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Posts: 3159

Re: Topic 1: BASQUE (EUSKAL OILOA) BREED STANDARD

This coming weekend I will be opening up Topic 2 of the Genetics Study Group (which will actually include some genetics ;) ). I think "Genetics terms and definitions" is next.

I am not sure if we are done working on the description, perhaps we won't be for a year or two, but I haven't seen any suggestions for changes to the the wording the past few days so i think it is time to move on. I do think the eye color should be returned to brown perhaps as we seem to have EO chooks with a few different shades or eye color and so i think we should defer to the translation directly from the Spanish version for now. I have no further edits to suggest at this time.

This topic will also be moved to the Breed Standard category but there will always be a link to it from the Genetics Study Group as well.

Sound okay to everyone?


Raising red cuckoo (marraduna) Euskal Oiloak and self blue (lavender) & black Belgian Bearded d'Uccles.

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#65 2012-01-12 16:13:18

skeffling lavender farm
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From: Wiarton, ON, Canada
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Re: Topic 1: BASQUE (EUSKAL OILOA) BREED STANDARD

Sounds great PG!  Thanks for all your work on this!  :thanks:

I looked at Blondies eyes, she has the "greenest" of all and they were almost the same colour as her darkest feathers, really just more of an amber gold.  Specky's were the goldy red.  Golden brown in the middle with a darker redder edge.  I think the brown is good if that is the Spanish standard and we have nothing to add.

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#66 2012-01-14 22:27:25

poplar girl
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From: Athabasca, AB, Canada
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Re: Topic 1: BASQUE (EUSKAL OILOA) BREED STANDARD

Version 3:

BASQUE (EUSKAL OILOA)

Euskal oiloa first came into being as a natural breed evenly distributed across farms of the historical territories of Bizkaia, Araba and Gipuzkoa of the Basque Country (Euskal Herria) of Spain.  Recovery and preservation of this breed began in 1975 when Dr. Fernando Orozco and his team at the Department of Animal Genetics INIA recognized the devastating impact that the use of hybrid laying hens for commercial production of the regionally preferred brown shelled eggs was having on the native breed. Based on this work, Dr. Jose Antonio Mendizabal drafted the spanish breed standard. The introduction of basque fowl into North America is relatively recent and the breed has attracted a following in Canada and the United States as a result of the combination of traits for hardiness, attractive color patterns, a friendly temperament, and good egg and meat producing properties.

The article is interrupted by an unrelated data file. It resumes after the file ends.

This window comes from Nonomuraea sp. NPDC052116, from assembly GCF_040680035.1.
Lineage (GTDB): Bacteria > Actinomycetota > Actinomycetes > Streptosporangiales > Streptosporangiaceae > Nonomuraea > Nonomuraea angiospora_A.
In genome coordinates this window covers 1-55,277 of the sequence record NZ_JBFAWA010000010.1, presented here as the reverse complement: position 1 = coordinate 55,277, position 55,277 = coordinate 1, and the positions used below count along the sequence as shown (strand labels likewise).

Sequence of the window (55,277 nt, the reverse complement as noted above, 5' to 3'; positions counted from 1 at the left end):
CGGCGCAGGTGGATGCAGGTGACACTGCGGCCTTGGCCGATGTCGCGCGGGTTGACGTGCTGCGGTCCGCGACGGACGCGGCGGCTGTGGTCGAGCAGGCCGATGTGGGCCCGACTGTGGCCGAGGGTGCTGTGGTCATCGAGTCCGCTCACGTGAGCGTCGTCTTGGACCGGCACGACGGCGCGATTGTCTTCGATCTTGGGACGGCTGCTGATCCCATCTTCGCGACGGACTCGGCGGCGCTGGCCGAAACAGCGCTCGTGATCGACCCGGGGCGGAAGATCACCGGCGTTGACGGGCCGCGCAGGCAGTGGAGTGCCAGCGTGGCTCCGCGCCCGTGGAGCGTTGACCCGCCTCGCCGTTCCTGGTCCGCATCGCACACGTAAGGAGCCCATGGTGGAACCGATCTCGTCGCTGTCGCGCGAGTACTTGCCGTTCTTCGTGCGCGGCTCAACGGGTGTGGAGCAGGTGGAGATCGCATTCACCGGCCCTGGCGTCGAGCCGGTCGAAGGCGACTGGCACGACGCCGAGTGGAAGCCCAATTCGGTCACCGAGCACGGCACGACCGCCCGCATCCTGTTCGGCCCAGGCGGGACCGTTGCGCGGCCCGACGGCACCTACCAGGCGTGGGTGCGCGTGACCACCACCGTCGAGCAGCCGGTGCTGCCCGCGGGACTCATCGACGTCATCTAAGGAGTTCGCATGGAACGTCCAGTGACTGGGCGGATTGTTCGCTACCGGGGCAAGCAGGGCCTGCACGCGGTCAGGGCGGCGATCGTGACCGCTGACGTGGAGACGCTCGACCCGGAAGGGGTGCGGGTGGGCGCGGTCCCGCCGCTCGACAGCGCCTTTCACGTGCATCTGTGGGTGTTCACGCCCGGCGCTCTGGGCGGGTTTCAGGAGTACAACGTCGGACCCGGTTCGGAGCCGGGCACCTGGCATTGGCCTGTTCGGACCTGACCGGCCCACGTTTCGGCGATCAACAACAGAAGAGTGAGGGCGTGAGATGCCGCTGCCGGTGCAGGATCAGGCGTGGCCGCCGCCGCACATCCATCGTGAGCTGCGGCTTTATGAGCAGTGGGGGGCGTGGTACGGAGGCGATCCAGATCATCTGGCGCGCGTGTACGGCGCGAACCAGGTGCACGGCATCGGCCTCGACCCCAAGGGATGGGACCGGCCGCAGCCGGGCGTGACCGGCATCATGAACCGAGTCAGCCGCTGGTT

ECONOMIC QUALITIES
A dual purpose medium weight fowl for production of both meat and eggs. Color of skin, yellow; color of egg shell varying from very light to a rich brown depending on the individual, strain and stage of production.

DISQUALIFICATIONS
White in the ear-lobes. Shanks other than yellow.

STANDARD WEIGHTS
Cock..........8 lbs
Cockerel.....6.5 lbs
Hen...........5.5 lbs
Pullet.........4.5 lbs

SHAPE-MALE
COMB:   Single, medium in size, straight and upright, firm and even on head with five to seven well-defined points. Blade slightly raised from the back of the neckline.
BEAK:  Strong, vigorous and well curved.
FACE:  Smooth.
EYES:  Large and oval.
WATTLES:  Long, thin and smooth, with a rounded lower edge.
EAR-LOBES:  Medium in size, lying close to the face, smooth and lanceolate.
HEAD:  Long and wide.
NECK:  Moderately long. Hackle abundant and flowing over the shoulders.
BACK:  Broad, sloping slightly downward to the tail.  Saddle feathers abundant and medium length.
TAIL:  Moderately large.  Carried at an angle of 45 degrees (45 °) above horizontal. Main tail feathers broad and overlapping. Sickles of medium length, well arched.
WINGS:  Large, well-folded and held tightly to the body.
BREAST:  Broad, deep and well rounded.
BODY AND FLUFF:  Body fairly developed. Fluff moderately full.
LEGS AND TOES:  Lower thighs strong and robust. Shanks rather long, thick, heavy. Toes four on each foot.

SHAPE-FEMALE
COMB:  Single, medium in size, straight and upright, firm and even on head with five to seven well-defined points. Blade slightly raised from the back of the neckline.
BEAK:  Strong, vigorous, nicely curved.
FACE:  Smooth.
EYES:  Large and oval.
WATTLES:  Medium length, thin and smooth, with a well rounded lower edge.
EAR-LOBES:  Rather small, lying close to the face, smooth and lanceolate.
HEAD:  Long and wide.
NECK:  Moderately long.
BACK:  Broad, sloping slightly downward to the tail.
TAIL:   Rather small.  Carried at an angle of 35 degrees (35 °) above horizontal.
WINGS:  Large, well-folded and held tightly to the body.
BREAST:  Broad, deep and well rounded.
BODY AND FLUFF:  Body fairly developed. Fluff moderately full.
LEGS AND TOES:  Lower thighs strong and robust. Shanks rather long, thick, heavy. Toes four on each foot.

MARRADUNA BASQUE

DISQUALIFICATIONS
Entirely white or black feathers in the sickle or main tail feathers. Entirely white feathers in the the primary or secondary wing feathers.

COLOR-MALE

COMB, FACE, WATTLES AND EAR-LOBES:  Bright red.
BEAK:  Yellow.
EYES:  Brown.
HEAD:  Plumage, finely barred with white and golden-red.
NECK:  Hackle finely barred with white and light golden-red with a narrow black stripe, irregularly barred with white, extending down the middle of each feather. Front of neck same as breast.
BACK:  Barred dark golden-red. Saddle finely barred lustrous dark golden-red.
TAIL:  Main tail alternating bars of black and white. Sickles the same as the main tail with lustrous greenish black. Coverts black and white barring, the white barring gradually turning to dark golden-red approaching the saddle.
WINGS:  Front and bows barred white and medium chestnut red. Secondary coverts barred white and dark golden-red. Primaries barred white and black with upper edge golden-red. Primary coverts white and black barred edged with golden-red.
BREAST:  White and golden-red barred.